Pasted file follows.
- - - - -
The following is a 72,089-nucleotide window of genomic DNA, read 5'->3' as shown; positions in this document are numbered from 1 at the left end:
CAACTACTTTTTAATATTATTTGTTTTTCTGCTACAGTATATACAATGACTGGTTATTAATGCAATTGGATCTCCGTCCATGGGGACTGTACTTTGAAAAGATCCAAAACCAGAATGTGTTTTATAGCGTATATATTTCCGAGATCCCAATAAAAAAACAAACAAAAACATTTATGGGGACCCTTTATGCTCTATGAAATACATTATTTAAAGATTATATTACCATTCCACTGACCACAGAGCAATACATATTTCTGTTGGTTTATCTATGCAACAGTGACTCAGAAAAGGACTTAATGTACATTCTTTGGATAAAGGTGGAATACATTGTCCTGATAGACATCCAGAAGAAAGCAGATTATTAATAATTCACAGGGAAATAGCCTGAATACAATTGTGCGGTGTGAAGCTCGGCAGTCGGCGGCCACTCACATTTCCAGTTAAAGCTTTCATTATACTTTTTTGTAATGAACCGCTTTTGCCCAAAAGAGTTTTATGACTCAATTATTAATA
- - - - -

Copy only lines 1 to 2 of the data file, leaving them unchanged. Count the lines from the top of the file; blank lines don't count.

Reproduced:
The following is a 72,089-nucleotide window of genomic DNA, read 5'->3' as shown; positions in this document are numbered from 1 at the left end:
CAACTACTTTTTAATATTATTTGTTTTTCTGCTACAGTATATACAATGACTGGTTATTAATGCAATTGGATCTCCGTCCATGGGGACTGTACTTTGAAAAGATCCAAAACCAGAATGTGTTTTATAGCGTATATATTTCCGAGATCCCAATAAAAAAACAAACAAAAACATTTATGGGGACCCTTTATGCTCTATGAAATACATTATTTAAAGATTATATTACCATTCCACTGACCACAGAGCAATACATATTTCTGTTGGTTTATCTATGCAACAGTGACTCAGAAAAGGACTTAATGTACATTCTTTGGATAAAGGTGGAATACATTGTCCTGATAGACATCCAGAAGAAAGCAGATTATTAATAATTCACAGGGAAATAGCCTGAATACAATTGTGCGGTGTGAAGCTCGGCAGTCGGCGGCCACTCACATTTCCAGTTAAAGCTTTCATTATACTTTTTTGTAATGAACCGCTTTTGCCCAAAAGAGTTTTATGACTCAATTATTAATA